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Conclusions

I introduced many refinements to my earlier least-squares joint imaging for multiples and primaries scheme Brown (2002), and denoted it LSJIMP for short. Two companion papers in this report Brown (2003a,b) derived operators which transform pegleg multiples into ``copies of their primary''. These operators enable LSJIMP to separate peglegs and primaries by exploiting the mutual consistency of events after imaging. LSJIMP produces good multiple separation results on the 2-D Mississippi Canyon multiples test dataset. Encouragingly, this approach looks well-suited - both in terms of physics and computation - to be applied to 3-D data under the industry's current acquisition constraints (poor crossline shot coverage), which inhibit the multiple prediction ability of methods like Verschuur et al. (1992), which work well in 2-D.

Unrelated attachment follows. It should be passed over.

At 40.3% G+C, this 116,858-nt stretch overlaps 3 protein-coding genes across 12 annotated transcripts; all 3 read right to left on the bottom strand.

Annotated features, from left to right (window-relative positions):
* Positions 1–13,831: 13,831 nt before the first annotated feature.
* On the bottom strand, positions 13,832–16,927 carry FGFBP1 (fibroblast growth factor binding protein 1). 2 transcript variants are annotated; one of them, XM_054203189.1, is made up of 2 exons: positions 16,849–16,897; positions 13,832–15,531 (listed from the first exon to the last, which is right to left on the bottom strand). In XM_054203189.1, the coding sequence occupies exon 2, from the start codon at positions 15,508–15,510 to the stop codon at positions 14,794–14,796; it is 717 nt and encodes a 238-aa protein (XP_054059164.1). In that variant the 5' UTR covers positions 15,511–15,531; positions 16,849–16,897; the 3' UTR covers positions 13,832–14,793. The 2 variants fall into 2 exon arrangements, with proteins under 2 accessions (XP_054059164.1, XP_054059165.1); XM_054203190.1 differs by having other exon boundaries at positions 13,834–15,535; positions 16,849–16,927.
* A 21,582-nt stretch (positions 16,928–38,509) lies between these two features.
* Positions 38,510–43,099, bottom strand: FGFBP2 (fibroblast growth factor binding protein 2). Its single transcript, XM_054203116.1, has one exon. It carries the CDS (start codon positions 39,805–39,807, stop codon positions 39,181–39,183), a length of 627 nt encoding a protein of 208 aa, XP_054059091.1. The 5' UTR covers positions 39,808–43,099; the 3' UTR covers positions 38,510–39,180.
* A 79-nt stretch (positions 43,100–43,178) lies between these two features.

next up previous print clean
Next: Acknowledgement Up: Brown: LSJIMP field data Previous: Results
Stanford Exploration Project
7/8/2003